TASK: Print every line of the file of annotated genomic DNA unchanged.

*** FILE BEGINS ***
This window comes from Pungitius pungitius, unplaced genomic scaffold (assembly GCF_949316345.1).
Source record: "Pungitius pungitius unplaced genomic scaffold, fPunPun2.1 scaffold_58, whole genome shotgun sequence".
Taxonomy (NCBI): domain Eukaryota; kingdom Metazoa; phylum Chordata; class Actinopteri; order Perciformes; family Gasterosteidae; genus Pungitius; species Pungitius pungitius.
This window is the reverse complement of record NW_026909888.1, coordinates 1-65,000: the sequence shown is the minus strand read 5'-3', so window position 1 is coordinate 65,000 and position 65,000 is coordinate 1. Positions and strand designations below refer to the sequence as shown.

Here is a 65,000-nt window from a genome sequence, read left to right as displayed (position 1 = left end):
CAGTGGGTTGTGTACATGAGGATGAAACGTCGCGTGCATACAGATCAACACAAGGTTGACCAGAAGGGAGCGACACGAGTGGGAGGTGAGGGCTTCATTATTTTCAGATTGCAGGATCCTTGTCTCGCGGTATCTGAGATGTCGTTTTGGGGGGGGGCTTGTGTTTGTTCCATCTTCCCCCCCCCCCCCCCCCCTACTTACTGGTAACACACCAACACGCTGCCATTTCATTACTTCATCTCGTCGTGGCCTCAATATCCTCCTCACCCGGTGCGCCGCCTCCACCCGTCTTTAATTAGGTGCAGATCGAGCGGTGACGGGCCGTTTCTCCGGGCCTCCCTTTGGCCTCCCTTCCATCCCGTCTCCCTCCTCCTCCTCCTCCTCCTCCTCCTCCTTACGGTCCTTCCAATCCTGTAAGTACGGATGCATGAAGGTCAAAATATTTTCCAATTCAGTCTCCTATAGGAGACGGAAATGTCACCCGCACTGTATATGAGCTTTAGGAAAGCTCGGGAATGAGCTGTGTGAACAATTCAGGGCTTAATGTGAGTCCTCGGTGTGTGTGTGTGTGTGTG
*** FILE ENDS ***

This window comes from Pungitius pungitius, unplaced genomic scaffold (assembly GCF_949316345.1).
Source record: "Pungitius pungitius unplaced genomic scaffold, fPunPun2.1 scaffold_58, whole genome shotgun sequence".
Taxonomy (NCBI): domain Eukaryota; kingdom Metazoa; phylum Chordata; class Actinopteri; order Perciformes; family Gasterosteidae; genus Pungitius; species Pungitius pungitius.
This window is the reverse complement of record NW_026909888.1, coordinates 1-65,000: the sequence shown is the minus strand read 5'-3', so window position 1 is coordinate 65,000 and position 65,000 is coordinate 1. Positions and strand designations below refer to the sequence as shown.

Here is a 65,000-nt window from a genome sequence, read left to right as displayed (position 1 = left end):
CAGTGGGTTGTGTACATGAGGATGAAACGTCGCGTGCATACAGATCAACACAAGGTTGACCAGAAGGGAGCGACACGAGTGGGAGGTGAGGGCTTCATTATTTTCAGATTGCAGGATCCTTGTCTCGCGGTATCTGAGATGTCGTTTTGGGGGGGGGCTTGTGTTTGTTCCATCTTCCCCCCCCCCCCCCCCCCTACTTACTGGTAACACACCAACACGCTGCCATTTCATTACTTCATCTCGTCGTGGCCTCAATATCCTCCTCACCCGGTGCGCCGCCTCCACCCGTCTTTAATTAGGTGCAGATCGAGCGGTGACGGGCCGTTTCTCCGGGCCTCCCTTTGGCCTCCCTTCCATCCCGTCTCCCTCCTCCTCCTCCTCCTCCTCCTCCTCCTTACGGTCCTTCCAATCCTGTAAGTACGGATGCATGAAGGTCAAAATATTTTCCAATTCAGTCTCCTATAGGAGACGGAAATGTCACCCGCACTGTATATGAGCTTTAGGAAAGCTCGGGAATGAGCTGTGTGAACAATTCAGGGCTTAATGTGAGTCCTCGGTGTGTGTGTGTGTGTGTG